By Rachel E. Newman
I must admit, I come from a family that doesn’t fit the status quo. As one of eight kids with two strong-willed, passionate parents, my life wasn’t perfect, but it was also never boring! I suppose Mom figured out at some point that she would need some outside support to survive all of us. So from the earliest memories I have, we had a constant stream of Christian radio filling the background of our lives. And I’m not talking about just music radio, I’m talking talk radio.
From 8:00 a.m. to 5:00 p.m. every weekday, in every room of the house, somebody was preaching a sermon on God’s love, the Holy Spirit’s power, or our faith. And the station played gospel music every other moment of the day. The only time those radios went off was when we had a power outage. Otherwise, Mom had them going 24/7.
So what does this have to do with editing? I’m getting to that. When I left home for college, got married, and started a career in the legal field, I lost the habit of perpetually leaving a radio on. Actually, I’d lost the habit of listening to a radio at all. Television had replaced the background noise, filling the atmosphere with news or syndicated sitcoms. But at some point, I happened to be blessed with a job where I was allowed to listen to the radio station of my choice while I performed certain tasks. This is when Christian talk radio made a new impact on my life. I would tune in to sermons as I could, and I discovered that these short times of hearing the Word became oases in the middle of my days. I experienced a profound refreshing in my spirit, a quenching of a thirst I’d forgotten I had.
As I transitioned into my editing career, I took this new habit along with me. While editing requires full concentration, there are certainly other times in an editor’s life where talk radio can fit nicely. To maintain a healthy body and mind, an editor needs to take hourly breaks to stretch and move. Editors also need to schedule meal breaks and a chance to give our brains a reprieve from the focused analysis of text. And then, of course, there’s a household to maintain around a work schedule—dishes to be done, laundry to be folded, floors to be swept. All of these provide perfect opportunities to feed our spirits with some heavenly bread. And with radio now accessible online, you can easily listen on your computer or smart phone while transitioning from editing to other tasks. The living Word is literally at your fingertips.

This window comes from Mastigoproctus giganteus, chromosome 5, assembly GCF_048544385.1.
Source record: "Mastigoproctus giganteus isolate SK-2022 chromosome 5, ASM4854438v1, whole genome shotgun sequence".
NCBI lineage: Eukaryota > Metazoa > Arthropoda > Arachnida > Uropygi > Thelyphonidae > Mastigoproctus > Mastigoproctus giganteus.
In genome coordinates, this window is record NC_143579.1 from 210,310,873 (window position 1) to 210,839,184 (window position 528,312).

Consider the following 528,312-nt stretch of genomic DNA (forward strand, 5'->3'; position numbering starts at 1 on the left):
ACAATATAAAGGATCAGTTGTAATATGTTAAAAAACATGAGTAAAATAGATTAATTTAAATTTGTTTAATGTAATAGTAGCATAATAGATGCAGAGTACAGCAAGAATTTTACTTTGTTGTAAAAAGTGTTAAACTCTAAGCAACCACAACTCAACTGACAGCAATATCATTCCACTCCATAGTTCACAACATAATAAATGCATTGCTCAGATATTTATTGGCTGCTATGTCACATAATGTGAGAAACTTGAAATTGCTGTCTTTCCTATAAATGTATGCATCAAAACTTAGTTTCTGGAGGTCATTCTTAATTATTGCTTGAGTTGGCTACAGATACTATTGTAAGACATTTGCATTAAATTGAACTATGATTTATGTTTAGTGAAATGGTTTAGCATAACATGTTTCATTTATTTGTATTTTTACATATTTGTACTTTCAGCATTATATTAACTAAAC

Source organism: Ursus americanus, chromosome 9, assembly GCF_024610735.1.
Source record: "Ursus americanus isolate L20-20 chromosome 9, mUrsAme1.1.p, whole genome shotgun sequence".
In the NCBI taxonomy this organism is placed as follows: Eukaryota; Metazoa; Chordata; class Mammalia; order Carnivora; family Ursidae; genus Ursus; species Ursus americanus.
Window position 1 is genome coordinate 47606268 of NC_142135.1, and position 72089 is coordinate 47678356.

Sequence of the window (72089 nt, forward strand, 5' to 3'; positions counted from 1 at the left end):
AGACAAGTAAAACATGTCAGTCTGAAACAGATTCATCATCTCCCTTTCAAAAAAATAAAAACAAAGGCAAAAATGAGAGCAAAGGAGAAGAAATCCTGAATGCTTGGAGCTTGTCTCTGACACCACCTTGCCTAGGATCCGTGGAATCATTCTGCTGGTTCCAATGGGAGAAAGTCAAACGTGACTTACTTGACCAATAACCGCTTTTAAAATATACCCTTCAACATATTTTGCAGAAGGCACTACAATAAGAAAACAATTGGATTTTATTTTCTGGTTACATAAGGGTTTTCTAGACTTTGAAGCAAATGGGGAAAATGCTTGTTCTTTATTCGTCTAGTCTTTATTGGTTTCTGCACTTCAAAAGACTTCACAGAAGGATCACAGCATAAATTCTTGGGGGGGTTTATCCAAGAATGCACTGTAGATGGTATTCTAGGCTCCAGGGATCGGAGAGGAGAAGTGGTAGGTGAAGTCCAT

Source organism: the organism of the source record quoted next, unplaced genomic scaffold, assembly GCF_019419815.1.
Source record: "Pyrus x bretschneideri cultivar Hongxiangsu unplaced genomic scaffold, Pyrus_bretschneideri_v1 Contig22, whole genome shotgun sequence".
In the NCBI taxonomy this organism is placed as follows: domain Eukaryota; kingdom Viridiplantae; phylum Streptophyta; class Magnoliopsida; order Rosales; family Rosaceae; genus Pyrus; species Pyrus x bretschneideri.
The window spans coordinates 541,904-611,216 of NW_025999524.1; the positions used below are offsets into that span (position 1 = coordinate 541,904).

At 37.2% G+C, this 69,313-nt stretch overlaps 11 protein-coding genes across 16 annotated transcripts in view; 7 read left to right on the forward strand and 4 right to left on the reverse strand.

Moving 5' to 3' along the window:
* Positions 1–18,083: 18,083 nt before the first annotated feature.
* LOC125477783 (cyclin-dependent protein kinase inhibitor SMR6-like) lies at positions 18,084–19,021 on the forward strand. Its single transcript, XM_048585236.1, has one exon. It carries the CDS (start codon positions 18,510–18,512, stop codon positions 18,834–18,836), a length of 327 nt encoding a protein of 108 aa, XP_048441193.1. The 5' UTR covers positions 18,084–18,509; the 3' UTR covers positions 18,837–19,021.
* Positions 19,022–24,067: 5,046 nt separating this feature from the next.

I have found there is more joy and passion in my editing when my spirit is quenched with God’s love and His presence. Also, being patient with clients and viewing my services as an act of love become easier. If you’ve never tuned in to Christian talk radio before, if you’ve realized you’re going through a spiritual dry spell, or if editing seems to have become a chore instead of a delight, don’t wait another day. Take that fifteen-minute break before your eyes start crossing and tune in to a station where you’ll get a smorgasbord of sermons to support you.
KLTT 670 AM has a wide variety of preachers and programs to listen to. And besides having so much to offer, they are also supporting our beloved Christian PEN by sponsoring our annual editors’ convention this year, PENCON 2016.
Take a moment to check out their website and programming schedule at www.670kltt.com, where they make it super easy to tune in and listen online. If you have no idea where to start, some of my favorites are Andrew Wommack’s “The Gospel Truth,” Joyce Meyer’s “Enjoying Everyday Life,” and Charles Capps’s “Concepts of Faith.” But these are only a few of the many great options to brighten your day and feed your spirit.
Rachel E. Newman, CP
Freelance Editor and Indexer
Rachel E. Newman holds a BS degree from Northeastern State University in Oklahoma. She is a Gold Member of The Christian PEN: Proofreaders and Editors Network, serves as a judge for the Excellence in Editing Award sponsored by the Christian Editor Connection, and has served as a faculty member for PENCON, the only convention for editors in the Christian market. Rachel enjoys, among other things, dates with her husband, swing dancing, reading, teaching, discussing important issues, watching Star Trek, sewing, cooking, Pilates, horseback riding, water sports, playing guitar, and snow skiing.